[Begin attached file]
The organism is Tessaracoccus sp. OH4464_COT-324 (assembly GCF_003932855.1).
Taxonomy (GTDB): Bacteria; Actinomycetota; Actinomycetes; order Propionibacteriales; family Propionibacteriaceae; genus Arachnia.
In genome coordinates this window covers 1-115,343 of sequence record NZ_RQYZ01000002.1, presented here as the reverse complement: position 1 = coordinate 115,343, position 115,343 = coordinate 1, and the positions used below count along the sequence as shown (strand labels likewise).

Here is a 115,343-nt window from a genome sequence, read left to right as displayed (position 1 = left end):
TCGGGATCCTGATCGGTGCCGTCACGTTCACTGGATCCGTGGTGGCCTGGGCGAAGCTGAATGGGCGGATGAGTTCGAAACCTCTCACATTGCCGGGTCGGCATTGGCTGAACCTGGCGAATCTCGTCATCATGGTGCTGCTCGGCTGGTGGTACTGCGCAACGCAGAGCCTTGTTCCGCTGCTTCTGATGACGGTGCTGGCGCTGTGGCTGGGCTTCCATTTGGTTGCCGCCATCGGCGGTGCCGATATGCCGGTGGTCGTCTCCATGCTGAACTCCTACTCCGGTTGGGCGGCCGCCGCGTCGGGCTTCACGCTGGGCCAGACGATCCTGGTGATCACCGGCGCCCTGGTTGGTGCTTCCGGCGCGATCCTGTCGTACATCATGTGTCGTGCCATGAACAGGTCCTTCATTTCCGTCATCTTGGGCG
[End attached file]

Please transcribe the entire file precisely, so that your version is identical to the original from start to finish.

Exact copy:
The organism is Tessaracoccus sp. OH4464_COT-324 (assembly GCF_003932855.1).
Taxonomy (GTDB): Bacteria; Actinomycetota; Actinomycetes; order Propionibacteriales; family Propionibacteriaceae; genus Arachnia.
In genome coordinates this window covers 1-115,343 of sequence record NZ_RQYZ01000002.1, presented here as the reverse complement: position 1 = coordinate 115,343, position 115,343 = coordinate 1, and the positions used below count along the sequence as shown (strand labels likewise).

Here is a 115,343-nt window from a genome sequence, read left to right as displayed (position 1 = left end):
TCGGGATCCTGATCGGTGCCGTCACGTTCACTGGATCCGTGGTGGCCTGGGCGAAGCTGAATGGGCGGATGAGTTCGAAACCTCTCACATTGCCGGGTCGGCATTGGCTGAACCTGGCGAATCTCGTCATCATGGTGCTGCTCGGCTGGTGGTACTGCGCAACGCAGAGCCTTGTTCCGCTGCTTCTGATGACGGTGCTGGCGCTGTGGCTGGGCTTCCATTTGGTTGCCGCCATCGGCGGTGCCGATATGCCGGTGGTCGTCTCCATGCTGAACTCCTACTCCGGTTGGGCGGCCGCCGCGTCGGGCTTCACGCTGGGCCAGACGATCCTGGTGATCACCGGCGCCCTGGTTGGTGCTTCCGGCGCGATCCTGTCGTACATCATGTGTCGTGCCATGAACAGGTCCTTCATTTCCGTCATCTTGGGCG